- Fill in your (or your child's) details. Including name, address, date of birth, phone number and National Insurance number.
- You should hear from HMRC within three weeks. It should tell you which provider holds the account – if HMRC needs more information, it'll contact you by phone or post.
- Contact the CTF provider. It can reunite you with the account.
If you're 16 or older, you can do this yourself – just bear in mind that while you can find your CTF before you turn 18, you won't be able to access the cash until then.
If you're a parent with children younger than 16, you can find out where the CTF is held on their behalf by following the process above.
You'll need their Unique Reference Number (check for it on any old paperwork related to Child Trust Funds) or their National Insurance number – if you don't have these details, you'll need to apply by post.
Accessing a CTF for a child who lacks the mental capacity to do so
If your child lacks the mental capacity to make financial decisions as a result of disability, injury or disease, then there'll unfortunately be some legal hoops to jump through to access a CTF set up in their name once they turn 18.
If they have capacity to make some decisions, they may be able to make a lasting power of attorney (LPA) to allow you to make financial decisions on their behalf.
If they lack the mental capacity to do this, you'll need to apply to make financial decisions on their behalf via the Court of Protection, which can grant both one-off orders as well as appointing deputies to make ongoing decisions for someone lacking mental capacity.
In July, Martin wrote to the Children’s Minister about this Court of Protection process, detailing the pain, stress and cost of this process for parents who must go through it. He asked the Minister to look again at the issue and champion it within Government, saying that the solution the Government has come up with so far isn’t good enough. Read his blog, including the letter sent to the Minister, here.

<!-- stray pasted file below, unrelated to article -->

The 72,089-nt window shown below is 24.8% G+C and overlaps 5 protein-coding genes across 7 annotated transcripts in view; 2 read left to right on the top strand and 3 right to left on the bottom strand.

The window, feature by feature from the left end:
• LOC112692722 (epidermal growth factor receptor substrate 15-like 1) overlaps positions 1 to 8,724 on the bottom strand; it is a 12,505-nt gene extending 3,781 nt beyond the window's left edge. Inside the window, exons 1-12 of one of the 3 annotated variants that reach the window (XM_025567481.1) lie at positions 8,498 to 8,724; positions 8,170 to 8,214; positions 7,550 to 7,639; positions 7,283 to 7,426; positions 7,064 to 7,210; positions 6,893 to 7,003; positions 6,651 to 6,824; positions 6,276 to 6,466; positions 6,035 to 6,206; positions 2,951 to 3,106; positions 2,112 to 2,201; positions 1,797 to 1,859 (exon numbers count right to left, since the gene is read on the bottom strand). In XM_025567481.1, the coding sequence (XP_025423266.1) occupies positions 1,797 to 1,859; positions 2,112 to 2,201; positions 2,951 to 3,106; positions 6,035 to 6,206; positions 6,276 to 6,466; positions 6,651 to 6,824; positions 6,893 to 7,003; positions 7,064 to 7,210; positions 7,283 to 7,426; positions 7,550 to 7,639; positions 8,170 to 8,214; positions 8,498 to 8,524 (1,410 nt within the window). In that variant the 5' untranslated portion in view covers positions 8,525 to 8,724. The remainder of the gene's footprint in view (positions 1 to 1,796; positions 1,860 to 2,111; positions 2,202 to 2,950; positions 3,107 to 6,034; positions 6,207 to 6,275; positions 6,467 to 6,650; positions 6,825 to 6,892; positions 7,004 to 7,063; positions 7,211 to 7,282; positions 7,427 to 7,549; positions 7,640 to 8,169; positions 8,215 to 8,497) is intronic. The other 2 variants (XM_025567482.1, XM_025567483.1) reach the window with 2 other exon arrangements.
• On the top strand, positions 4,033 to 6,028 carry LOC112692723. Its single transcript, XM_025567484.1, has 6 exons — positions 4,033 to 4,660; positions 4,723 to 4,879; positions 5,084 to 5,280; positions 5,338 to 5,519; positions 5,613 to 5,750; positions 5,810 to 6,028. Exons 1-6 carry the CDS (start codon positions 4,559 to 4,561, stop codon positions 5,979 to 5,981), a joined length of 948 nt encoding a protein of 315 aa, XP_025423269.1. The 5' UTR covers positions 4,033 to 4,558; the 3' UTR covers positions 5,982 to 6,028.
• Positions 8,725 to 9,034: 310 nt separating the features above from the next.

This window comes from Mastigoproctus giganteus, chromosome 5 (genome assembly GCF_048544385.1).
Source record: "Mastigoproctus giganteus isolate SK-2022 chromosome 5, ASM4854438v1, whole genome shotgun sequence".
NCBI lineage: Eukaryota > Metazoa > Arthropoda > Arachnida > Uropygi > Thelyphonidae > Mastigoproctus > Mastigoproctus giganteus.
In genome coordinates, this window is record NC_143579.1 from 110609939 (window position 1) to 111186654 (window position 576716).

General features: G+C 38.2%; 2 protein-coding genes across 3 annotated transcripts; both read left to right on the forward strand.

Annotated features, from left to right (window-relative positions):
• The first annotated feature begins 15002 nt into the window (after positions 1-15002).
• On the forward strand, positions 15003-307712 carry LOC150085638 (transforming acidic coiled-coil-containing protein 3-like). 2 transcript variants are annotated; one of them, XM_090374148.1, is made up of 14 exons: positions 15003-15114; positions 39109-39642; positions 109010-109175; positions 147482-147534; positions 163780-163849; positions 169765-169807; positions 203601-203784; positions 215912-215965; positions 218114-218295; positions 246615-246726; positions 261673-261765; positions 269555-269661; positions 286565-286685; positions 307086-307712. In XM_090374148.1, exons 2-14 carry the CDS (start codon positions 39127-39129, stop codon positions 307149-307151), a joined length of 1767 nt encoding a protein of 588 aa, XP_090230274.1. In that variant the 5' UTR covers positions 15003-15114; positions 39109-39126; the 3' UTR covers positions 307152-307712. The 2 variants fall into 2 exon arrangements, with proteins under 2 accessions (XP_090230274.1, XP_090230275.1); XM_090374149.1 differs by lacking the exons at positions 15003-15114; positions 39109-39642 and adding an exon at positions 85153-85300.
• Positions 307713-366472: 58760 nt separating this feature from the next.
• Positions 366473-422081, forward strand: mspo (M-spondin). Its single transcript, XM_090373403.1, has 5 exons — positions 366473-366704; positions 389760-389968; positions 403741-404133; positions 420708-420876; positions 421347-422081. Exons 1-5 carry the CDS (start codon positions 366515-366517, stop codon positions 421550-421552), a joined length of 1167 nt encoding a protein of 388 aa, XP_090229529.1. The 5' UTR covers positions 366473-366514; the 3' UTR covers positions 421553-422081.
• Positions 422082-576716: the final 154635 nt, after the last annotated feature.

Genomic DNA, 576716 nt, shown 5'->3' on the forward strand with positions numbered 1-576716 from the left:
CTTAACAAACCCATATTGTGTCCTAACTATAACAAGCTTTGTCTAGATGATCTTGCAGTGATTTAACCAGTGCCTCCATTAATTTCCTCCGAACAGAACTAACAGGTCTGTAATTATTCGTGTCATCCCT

Found the account? How to max its interest
Now you've found your hidden savings, take a moment to celebrate. Then put your sensible hat back on to work out how to maximise the interest you can get. Your options will be guided by whether you can take your cash out of the CTF or not...
Under 18? Transfer to a junior ISA for better rates
If you (or your child if you're the parent or guardian) are still under 18 and the money remains locked away, you can leave it where it is, but it could be worth transferring it into a junior ISA (JISA) if it offers a better interest rate (they typically do). Read our full guide to maximising your Child Trust Fund interest.
Our junior ISAs guide lists the top payers and which ones allow transfers in from a CTF – you may need to request the correct transfer form when you apply.
Over 18 and can access the cash? You've more options
The cash in your CTF is no longer locked away, so you're free to do whatever you like with the cash. See our what to do with a maturing Child Trust Fund guide for full help.